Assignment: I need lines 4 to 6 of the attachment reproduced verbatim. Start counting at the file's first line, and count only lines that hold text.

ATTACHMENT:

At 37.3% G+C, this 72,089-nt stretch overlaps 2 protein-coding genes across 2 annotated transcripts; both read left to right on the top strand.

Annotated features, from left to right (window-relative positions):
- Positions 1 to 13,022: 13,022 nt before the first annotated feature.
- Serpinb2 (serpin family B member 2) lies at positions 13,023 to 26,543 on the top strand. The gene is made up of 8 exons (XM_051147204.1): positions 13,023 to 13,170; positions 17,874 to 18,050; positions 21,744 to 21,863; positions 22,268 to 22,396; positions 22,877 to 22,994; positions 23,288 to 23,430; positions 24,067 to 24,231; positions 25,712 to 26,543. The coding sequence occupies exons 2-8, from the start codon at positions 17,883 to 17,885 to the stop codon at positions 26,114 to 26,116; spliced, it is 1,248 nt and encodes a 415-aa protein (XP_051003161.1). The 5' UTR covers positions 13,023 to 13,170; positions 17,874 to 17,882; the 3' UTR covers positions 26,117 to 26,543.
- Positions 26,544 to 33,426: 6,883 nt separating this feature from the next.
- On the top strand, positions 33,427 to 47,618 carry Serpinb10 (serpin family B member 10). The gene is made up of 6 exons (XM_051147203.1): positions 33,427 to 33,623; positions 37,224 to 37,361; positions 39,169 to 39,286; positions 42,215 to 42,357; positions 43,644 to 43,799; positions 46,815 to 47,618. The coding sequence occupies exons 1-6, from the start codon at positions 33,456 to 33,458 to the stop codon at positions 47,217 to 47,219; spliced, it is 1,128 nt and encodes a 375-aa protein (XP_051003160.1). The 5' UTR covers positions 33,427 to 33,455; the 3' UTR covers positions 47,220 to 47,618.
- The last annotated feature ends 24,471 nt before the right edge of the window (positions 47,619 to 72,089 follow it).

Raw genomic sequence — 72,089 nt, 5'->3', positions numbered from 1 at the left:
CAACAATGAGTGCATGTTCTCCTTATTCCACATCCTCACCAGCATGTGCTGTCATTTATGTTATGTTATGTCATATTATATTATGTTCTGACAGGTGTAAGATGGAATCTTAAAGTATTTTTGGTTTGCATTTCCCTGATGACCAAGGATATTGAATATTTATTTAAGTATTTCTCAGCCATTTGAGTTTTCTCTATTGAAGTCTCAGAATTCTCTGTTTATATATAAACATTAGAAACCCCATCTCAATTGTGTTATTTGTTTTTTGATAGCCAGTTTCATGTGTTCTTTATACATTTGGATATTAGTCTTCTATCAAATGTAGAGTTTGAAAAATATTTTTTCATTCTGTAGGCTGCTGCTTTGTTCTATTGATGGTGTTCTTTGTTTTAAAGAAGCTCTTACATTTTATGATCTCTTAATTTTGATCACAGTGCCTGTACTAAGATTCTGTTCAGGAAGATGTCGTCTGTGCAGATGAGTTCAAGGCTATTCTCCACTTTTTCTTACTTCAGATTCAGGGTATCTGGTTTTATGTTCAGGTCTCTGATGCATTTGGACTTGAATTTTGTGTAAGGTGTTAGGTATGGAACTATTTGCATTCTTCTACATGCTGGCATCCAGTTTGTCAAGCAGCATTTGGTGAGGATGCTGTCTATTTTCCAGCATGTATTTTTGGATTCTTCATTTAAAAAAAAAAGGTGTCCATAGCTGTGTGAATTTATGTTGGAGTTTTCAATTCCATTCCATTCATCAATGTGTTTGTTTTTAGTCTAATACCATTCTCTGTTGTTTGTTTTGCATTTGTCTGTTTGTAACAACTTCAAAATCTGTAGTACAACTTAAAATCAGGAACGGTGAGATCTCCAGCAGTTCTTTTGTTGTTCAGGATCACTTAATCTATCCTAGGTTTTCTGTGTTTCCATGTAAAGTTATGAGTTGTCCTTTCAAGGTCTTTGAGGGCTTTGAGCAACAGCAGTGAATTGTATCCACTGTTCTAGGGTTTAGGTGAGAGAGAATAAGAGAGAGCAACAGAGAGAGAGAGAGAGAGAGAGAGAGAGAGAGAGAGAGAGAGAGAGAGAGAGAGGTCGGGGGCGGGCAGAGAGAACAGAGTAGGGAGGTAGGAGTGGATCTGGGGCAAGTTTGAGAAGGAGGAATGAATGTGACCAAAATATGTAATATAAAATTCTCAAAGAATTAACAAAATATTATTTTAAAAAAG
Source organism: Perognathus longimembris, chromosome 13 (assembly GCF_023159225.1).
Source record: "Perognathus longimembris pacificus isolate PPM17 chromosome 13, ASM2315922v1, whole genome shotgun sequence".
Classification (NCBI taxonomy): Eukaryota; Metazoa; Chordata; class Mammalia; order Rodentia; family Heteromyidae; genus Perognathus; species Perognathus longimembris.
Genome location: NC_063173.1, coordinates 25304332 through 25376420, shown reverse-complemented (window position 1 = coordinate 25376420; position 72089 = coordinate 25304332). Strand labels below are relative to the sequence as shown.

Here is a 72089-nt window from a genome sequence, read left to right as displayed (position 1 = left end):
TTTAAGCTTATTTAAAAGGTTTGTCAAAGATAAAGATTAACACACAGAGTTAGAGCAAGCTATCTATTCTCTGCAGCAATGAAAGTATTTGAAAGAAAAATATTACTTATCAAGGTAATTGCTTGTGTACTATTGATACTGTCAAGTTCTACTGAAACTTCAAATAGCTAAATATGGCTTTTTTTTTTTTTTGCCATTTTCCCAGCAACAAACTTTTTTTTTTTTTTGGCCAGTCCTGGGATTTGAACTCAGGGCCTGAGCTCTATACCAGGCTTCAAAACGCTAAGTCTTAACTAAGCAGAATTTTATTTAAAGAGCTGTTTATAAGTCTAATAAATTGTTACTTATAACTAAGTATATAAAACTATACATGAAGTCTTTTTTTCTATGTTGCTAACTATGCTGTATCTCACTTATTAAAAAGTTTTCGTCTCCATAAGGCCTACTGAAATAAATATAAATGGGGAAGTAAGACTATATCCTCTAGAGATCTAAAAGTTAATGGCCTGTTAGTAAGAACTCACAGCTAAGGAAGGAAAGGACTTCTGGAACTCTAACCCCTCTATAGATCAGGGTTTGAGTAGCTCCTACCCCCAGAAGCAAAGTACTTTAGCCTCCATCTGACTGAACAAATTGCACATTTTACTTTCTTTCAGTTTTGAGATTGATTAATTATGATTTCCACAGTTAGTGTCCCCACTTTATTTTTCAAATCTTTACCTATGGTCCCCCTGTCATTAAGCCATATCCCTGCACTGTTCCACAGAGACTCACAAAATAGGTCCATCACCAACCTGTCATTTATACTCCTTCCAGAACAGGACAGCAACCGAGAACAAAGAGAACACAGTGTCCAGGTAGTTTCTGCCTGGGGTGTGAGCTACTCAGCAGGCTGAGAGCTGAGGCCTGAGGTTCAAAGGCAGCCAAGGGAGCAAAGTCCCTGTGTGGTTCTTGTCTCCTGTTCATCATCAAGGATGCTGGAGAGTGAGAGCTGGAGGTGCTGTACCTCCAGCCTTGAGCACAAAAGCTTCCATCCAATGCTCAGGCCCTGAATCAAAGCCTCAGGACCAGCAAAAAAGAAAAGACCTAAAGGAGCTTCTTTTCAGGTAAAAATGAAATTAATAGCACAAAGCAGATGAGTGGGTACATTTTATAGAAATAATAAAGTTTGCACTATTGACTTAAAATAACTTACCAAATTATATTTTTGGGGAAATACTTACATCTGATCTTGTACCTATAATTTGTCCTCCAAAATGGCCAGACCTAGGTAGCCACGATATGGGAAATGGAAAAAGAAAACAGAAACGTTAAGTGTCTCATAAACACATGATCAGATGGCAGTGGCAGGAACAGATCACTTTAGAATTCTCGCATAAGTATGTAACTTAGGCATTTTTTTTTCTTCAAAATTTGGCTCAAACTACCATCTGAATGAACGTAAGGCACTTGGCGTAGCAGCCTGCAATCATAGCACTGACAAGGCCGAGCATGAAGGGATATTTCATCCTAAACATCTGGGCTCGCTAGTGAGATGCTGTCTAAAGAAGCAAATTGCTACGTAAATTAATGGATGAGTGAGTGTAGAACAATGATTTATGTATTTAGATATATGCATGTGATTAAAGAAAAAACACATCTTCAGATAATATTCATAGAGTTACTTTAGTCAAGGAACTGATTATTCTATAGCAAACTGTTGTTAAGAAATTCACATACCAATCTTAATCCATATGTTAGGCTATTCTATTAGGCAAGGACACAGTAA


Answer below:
- Serpinb2 (serpin family B member 2) lies at positions 13,023 to 26,543 on the top strand. The gene is made up of 8 exons (XM_051147204.1): positions 13,023 to 13,170; positions 17,874 to 18,050; positions 21,744 to 21,863; positions 22,268 to 22,396; positions 22,877 to 22,994; positions 23,288 to 23,430; positions 24,067 to 24,231; positions 25,712 to 26,543. The coding sequence occupies exons 2-8, from the start codon at positions 17,883 to 17,885 to the stop codon at positions 26,114 to 26,116; spliced, it is 1,248 nt and encodes a 415-aa protein (XP_051003161.1). The 5' UTR covers positions 13,023 to 13,170; positions 17,874 to 17,882; the 3' UTR covers positions 26,117 to 26,543.
- Positions 26,544 to 33,426: 6,883 nt separating this feature from the next.
- On the top strand, positions 33,427 to 47,618 carry Serpinb10 (serpin family B member 10). The gene is made up of 6 exons (XM_051147203.1): positions 33,427 to 33,623; positions 37,224 to 37,361; positions 39,169 to 39,286; positions 42,215 to 42,357; positions 43,644 to 43,799; positions 46,815 to 47,618. The coding sequence occupies exons 1-6, from the start codon at positions 33,456 to 33,458 to the stop codon at positions 47,217 to 47,219; spliced, it is 1,128 nt and encodes a 375-aa protein (XP_051003160.1). The 5' UTR covers positions 33,427 to 33,455; the 3' UTR covers positions 47,220 to 47,618.